This coming March 2-12, farmworkers and thousands of consumer allies will be mobilizing to demand real, Worker-driven Social Responsibility from Wendy’s — the lone holdout among the big five fast-food companies of Yum Brands, McDonald’s, Burger King, Subway, and Wendy’s who has yet to join the award-winning Fair Food Program!
Despite the growing and undeniable success of the Fair Food Program, Wendy’s has, time and time again, turned its back on workers and consumers calling for the fast-food giant to join the FFP, ignoring their letters, phone calls and protests. Likewise, Wendy’s has turned its back on the Florida tomato industry itself. Inexplicably, just as the industry was being called “the best working environment in American agriculture” on the front page of the New York Times for its commitment to the human rights standards of the Fair Food Program, Wendy’s moved its substantial purchases of fresh tomatoes away from Florida in early 2015. That’s right, they affirmatively decided to buy their tomatoes from farms offering workers fewer protections.
Most recently, Wendy’s released its own new Supplier Code of Conduct, spelling out standards on issues ranging from animal welfare to environmental ethics and human rights. On the surface, the code appears to reflect a serious commitment to ethical supply chain management. On the surface… Because when you dig beneath the surface, what you don’t see is any worker voice in developing Wendy’s human rights standards, much less in their enforcement (Make sure to read CIW’s response to Wendy’s Code of Conduct).
Drawing on the long history of CIW Truth Tours that paved the way for the award-winning Fair Food Program, the Workers’ Voice Tour will build on the three-year-old Wendy’s campaign, partnering with students and consumers across the country to amplify the call for farm labor justice. The first stop on the tour will take place in the heart of New York City, at the sleek Park Avenue offices of Wendy’s Board Chairman Nelson Peltz.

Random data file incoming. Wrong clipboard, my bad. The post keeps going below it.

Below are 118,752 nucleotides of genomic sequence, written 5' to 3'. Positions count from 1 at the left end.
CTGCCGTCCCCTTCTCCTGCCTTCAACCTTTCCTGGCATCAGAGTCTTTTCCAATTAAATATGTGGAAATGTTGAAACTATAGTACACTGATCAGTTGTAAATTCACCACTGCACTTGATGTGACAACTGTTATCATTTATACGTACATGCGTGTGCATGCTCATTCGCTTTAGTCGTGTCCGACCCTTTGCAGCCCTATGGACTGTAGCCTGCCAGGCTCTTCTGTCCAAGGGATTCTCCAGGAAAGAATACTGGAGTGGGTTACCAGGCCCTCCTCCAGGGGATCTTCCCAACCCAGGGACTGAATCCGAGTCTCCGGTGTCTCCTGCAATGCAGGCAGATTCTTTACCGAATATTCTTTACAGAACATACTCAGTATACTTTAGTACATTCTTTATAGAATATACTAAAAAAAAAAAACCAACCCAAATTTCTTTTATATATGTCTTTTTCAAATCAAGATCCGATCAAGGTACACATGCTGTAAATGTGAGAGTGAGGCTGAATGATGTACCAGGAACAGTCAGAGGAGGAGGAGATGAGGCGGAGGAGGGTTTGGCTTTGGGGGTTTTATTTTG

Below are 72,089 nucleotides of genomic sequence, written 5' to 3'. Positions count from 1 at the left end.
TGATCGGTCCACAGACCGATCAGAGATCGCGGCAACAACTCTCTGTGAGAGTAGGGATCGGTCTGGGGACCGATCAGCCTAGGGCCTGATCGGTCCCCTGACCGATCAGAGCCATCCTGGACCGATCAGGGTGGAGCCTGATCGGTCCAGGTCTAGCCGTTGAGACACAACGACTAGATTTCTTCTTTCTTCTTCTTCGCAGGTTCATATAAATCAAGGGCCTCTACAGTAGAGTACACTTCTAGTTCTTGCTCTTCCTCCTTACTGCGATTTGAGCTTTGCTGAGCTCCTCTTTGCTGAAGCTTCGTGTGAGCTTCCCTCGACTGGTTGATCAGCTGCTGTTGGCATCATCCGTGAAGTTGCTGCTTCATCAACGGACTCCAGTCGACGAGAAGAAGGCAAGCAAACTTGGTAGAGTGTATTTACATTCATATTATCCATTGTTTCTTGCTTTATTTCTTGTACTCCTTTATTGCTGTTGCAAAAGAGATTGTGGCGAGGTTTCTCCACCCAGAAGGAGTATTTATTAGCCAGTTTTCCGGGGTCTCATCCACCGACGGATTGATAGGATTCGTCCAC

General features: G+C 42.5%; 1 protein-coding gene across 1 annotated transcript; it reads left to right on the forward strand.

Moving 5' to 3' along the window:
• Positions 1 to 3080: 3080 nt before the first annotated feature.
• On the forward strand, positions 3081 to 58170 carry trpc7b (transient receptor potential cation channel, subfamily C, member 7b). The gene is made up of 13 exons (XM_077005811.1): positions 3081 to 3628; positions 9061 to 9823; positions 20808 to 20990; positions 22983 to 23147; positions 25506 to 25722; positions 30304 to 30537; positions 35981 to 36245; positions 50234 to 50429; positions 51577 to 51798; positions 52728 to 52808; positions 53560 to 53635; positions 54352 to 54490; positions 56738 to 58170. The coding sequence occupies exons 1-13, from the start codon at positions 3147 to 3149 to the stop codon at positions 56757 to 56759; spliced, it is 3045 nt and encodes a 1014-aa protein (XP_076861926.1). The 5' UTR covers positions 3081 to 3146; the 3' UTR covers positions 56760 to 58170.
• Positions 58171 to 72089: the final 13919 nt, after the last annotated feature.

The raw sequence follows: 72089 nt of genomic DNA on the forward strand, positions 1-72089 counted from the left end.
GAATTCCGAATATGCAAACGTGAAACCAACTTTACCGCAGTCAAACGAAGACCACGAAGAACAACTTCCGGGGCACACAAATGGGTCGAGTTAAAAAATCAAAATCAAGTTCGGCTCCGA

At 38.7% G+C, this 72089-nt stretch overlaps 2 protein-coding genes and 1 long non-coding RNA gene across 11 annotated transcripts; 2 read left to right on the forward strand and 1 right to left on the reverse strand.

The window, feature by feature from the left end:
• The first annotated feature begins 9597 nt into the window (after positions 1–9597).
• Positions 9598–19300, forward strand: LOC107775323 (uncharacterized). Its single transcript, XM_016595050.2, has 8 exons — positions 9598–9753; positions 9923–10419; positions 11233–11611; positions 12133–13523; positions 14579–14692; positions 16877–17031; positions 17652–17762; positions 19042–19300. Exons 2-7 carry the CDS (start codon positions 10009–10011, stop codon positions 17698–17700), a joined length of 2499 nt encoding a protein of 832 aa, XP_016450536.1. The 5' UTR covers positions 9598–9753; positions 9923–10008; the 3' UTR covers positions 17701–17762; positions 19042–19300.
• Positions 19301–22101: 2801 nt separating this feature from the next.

From the Big Apple, farmworkers and their allies will bus westward to Columbus, Ohio, to join students for a massive mobilization at Ohio State University, and from there continue on to Louisville, Kentucky and Gainesville, Florida — all major hubs in the growing student-led boycott against the fast food giant. Finally, the caravan will arrive in Palm Beach, Florida, for the tour’s big closing march in Mr. Peltz’s glitzy vacation hometown.
The Coalition of Immokalee Workers (CIW) is a worker-based human rights organization internationally recognized for its achievements in the fields of social responsibility, human trafficking, and gender-based violence at work. Built on a foundation of farmworker community organizing starting in 1993, and reinforced with the creation of a national consumer network since 2000, CIW’s work has steadily grown over more than twenty years to encompass three broad and overlapping spheres: The Fair Food Program, the Campaign for Fair Food, and the Anti-Slavery Campaign. read more
The CIW’S Fair Food Program is a unique partnership among farmers, farmworkers, and retail food companies that ensures humane wages and working conditions for the workers who pick fruits and vegetables on participating farms. It harnesses the power of consumer demand to give farmworkers a voice in the decisions that affect their lives, and to eliminate the longstanding abuses that have plagued agriculture for generations.
The Program has been called “the best workplace-monitoring program” in the US in the New York Times, and “one of the great human rights success stories of our day” in the Washington Post, and has won widespread recognition for its unique effectiveness from a broad spectrum of human rights observers, from the United Nations to the White House. read more